A lot or a little?
The parents' guide to what's in this movie.
What parents need to know
Parents need to know that Dead Man Walking is a based-on-a-true-story 1996 drama with an anti-death penalty message suggesting that even the worst of us don't deserve to die at the hands of the state. Emotionally intense, it strives to show empathy for both the victims and the killer. While depictions of the crime and the execution are definitely not for younger kids, the complex emotions and philosophical and religious arguments also may test or go over all but the most mature and open minds. Expect to hear the "N" word, "f--k," and "s--t," as well as racist, white supremacist, and pro-Nazi views. The back of a girl's naked body is seen from far, post-rape and murder. The crime is seen in flashback, from far and in the dark, but the actions of the rapists and murderers are visible. Poncelet excuses his actions as he reports that he was high on alcohol, LSD, and other drugs at the time he committed the crime.
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What's the story?
In DEAD MAN WALKING, Matthew Poncelet (Sean Penn), sentenced to death for rape and murder, maintains he was an unwitting accomplice who murdered no one. He enlists the assistance of a nun, Helen Prejean (Susan Sarandon), to help overturn his death sentence. The film covers the difficult territory of providing comfort and compassion to those who may not seem worthy of comfort or compassion. Perhaps only a naïve nun could cite Jesus as her inspiration for trying to present a murderer as someone who is worth more than his worst act -- especially to the parents of the innocent teenager he brutally raped and killed. Prejean, whose best-selling book of the same title inspired the fictionalized movie, says she feels "called" by her religious duty to help Poncelet "die with dignity," something she believes he can only do if he admits his wrongdoing and shows remorse. She suggests various biblical passages that might lead him to owning up to his heinous deeds. But he proves a difficult case as he comes on to her sexually, which she rebuffs swiftly, and proclaims his racist, white supremacist, pro-Nazi views in television interviews. His arrogant and repugnant statements, including that he wished he'd been a terrorist blowing up government buildings, doesn't give the authorities any excuses to let him live, and the movie proceeds to his execution by lethal injection, which is described and later depicted in agonizing detail. This and the fact that the full extent of his acts are shown in flashback make this a movie recommended for only the oldest and most mature teens.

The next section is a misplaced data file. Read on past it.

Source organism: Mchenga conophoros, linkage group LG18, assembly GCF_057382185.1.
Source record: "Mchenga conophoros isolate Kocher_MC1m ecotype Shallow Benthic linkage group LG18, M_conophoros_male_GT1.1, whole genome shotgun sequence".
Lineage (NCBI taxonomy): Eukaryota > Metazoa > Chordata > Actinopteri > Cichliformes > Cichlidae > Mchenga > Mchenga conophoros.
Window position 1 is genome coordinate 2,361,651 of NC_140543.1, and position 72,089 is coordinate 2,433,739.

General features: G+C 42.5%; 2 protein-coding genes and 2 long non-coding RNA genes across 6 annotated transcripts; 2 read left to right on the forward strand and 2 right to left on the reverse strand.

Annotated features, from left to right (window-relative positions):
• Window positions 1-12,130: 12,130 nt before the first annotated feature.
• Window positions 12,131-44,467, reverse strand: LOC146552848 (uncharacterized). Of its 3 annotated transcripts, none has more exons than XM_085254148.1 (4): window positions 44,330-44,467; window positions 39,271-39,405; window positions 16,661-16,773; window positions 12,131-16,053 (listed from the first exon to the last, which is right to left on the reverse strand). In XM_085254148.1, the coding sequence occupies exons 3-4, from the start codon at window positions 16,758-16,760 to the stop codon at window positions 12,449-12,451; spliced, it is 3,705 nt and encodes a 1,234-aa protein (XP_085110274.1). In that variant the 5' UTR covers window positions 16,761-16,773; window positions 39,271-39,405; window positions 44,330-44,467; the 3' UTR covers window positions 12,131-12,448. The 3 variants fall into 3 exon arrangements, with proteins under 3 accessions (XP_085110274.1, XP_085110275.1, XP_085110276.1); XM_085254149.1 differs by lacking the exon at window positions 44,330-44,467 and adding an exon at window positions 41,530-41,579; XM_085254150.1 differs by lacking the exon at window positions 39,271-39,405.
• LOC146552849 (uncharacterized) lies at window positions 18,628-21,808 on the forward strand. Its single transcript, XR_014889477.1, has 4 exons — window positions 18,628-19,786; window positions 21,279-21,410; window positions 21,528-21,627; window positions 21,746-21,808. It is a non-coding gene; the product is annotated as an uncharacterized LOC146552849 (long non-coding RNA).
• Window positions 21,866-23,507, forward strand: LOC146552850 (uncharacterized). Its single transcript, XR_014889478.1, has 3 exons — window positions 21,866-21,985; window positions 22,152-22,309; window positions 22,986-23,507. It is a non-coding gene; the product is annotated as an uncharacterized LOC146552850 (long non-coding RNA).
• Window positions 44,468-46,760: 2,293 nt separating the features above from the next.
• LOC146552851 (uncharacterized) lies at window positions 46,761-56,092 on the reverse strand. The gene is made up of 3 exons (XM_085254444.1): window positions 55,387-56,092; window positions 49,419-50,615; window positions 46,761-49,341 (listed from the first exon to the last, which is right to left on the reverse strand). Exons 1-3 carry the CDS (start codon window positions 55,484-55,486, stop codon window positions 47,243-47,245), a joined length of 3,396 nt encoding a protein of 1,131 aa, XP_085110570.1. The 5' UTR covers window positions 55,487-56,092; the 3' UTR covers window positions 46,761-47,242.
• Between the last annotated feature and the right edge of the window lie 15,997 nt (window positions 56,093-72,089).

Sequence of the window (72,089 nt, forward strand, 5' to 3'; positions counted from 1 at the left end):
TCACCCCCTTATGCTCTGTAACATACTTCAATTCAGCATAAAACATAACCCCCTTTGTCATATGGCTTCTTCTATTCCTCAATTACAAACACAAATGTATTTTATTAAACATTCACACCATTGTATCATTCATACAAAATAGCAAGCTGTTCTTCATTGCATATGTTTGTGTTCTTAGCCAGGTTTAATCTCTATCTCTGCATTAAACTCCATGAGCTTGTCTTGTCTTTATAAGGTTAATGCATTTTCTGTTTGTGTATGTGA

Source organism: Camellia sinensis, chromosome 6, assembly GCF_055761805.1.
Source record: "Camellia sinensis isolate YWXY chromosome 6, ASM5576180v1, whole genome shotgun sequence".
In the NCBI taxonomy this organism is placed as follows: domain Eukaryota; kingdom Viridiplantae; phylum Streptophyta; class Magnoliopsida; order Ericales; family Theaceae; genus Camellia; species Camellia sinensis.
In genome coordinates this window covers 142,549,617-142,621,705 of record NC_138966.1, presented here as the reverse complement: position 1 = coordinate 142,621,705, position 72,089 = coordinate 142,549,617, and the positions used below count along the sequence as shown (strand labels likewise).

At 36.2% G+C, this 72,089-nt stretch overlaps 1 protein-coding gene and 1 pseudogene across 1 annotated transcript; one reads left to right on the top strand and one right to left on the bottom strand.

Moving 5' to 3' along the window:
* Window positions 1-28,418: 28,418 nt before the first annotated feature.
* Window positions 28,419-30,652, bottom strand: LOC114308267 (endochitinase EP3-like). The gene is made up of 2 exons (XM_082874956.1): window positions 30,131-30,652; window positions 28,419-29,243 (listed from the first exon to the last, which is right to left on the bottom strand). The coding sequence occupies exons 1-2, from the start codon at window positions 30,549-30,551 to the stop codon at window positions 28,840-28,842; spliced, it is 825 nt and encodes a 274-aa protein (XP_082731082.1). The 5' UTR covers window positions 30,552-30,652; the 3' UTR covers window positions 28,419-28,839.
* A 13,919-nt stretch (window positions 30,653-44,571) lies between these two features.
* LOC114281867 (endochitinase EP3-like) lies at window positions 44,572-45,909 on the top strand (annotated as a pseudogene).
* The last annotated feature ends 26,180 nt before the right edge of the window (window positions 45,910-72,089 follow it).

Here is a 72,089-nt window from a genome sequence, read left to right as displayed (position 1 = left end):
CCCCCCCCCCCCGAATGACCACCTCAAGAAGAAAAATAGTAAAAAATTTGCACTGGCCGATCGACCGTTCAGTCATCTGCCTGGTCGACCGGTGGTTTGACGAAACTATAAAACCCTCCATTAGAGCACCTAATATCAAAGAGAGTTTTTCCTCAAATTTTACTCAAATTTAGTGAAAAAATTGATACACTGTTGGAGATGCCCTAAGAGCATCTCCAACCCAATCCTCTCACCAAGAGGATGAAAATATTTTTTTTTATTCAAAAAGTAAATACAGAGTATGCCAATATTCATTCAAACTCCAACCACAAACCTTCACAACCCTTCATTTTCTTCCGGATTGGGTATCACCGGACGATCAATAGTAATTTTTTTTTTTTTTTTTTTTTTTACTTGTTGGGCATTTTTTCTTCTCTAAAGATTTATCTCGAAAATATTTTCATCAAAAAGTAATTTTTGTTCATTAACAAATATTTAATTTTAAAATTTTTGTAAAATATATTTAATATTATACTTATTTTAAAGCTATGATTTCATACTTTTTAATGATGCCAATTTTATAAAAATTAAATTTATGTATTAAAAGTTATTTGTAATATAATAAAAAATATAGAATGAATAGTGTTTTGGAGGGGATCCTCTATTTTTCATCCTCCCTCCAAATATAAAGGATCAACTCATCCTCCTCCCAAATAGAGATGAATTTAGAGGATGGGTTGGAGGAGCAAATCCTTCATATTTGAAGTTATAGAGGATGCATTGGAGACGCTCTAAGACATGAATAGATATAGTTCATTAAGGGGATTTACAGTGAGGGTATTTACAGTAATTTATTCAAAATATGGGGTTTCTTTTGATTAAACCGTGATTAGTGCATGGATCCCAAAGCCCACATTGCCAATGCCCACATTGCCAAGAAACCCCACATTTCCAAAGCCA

Is it any good?
Dead Man Walking is a beautifully-made film. Director Tim Robbins, who co-wrote the script with Prejean, sets the ugliness of his death row convict and that man's violent actions against a moving Pakistani Sufi devotional chanting-influenced score by David Robbins. Sarandon gives an exceptional performance as a servant of God in conflict as she shows a man who is seemingly beyond redemption some form of love despite his actions and views. Her emotional equilibrium is tested by her equally empathetic response to the parents of the teenagers killed by Poncelet and his friend, and her interactions with those bereft victims make for some of the movie's most riveting scenes.
There is a good deal of talk about Jesus Christ and his forgiveness and willingness to undergo crucifixion in order to help all mortals be absolved of their sins, as per Catholic doctrine. Given the seemingly irredeemable evil of Poncelet, the movie goes too far when it exploits the visual similarity of Poncelet strapped to the execution gurney with arms spread out to the posture of the Christ figure stretched out on the cross. It feels obvious, unimaginative, and in uncharacteristically poor taste given the quality of the rest of the film.
Talk to your kids about ...
Families can talk about whether the death penalty is a just and fair punishment for terrible crimes. Why do we kill people to show that killing is wrong? Did watching Dead Man Walking affect your opinion about the death penalty?
Sister Prejean has stated that her advocacy for death row inmates has nothing to do with guilt or innocence as she says that it's easy to forgive the innocent. It's the guilty who test our morality. What do you think that means? Do you agree?
The parents of the victims respond differently to the nun's sympathetic approaches to them. One couple throws her out of the house for taking the killer's side. Another father confesses mixed feelings about his desire for revenge and his hatred of the killer. Do you think the movie does a good job of explaining all those complex positions?
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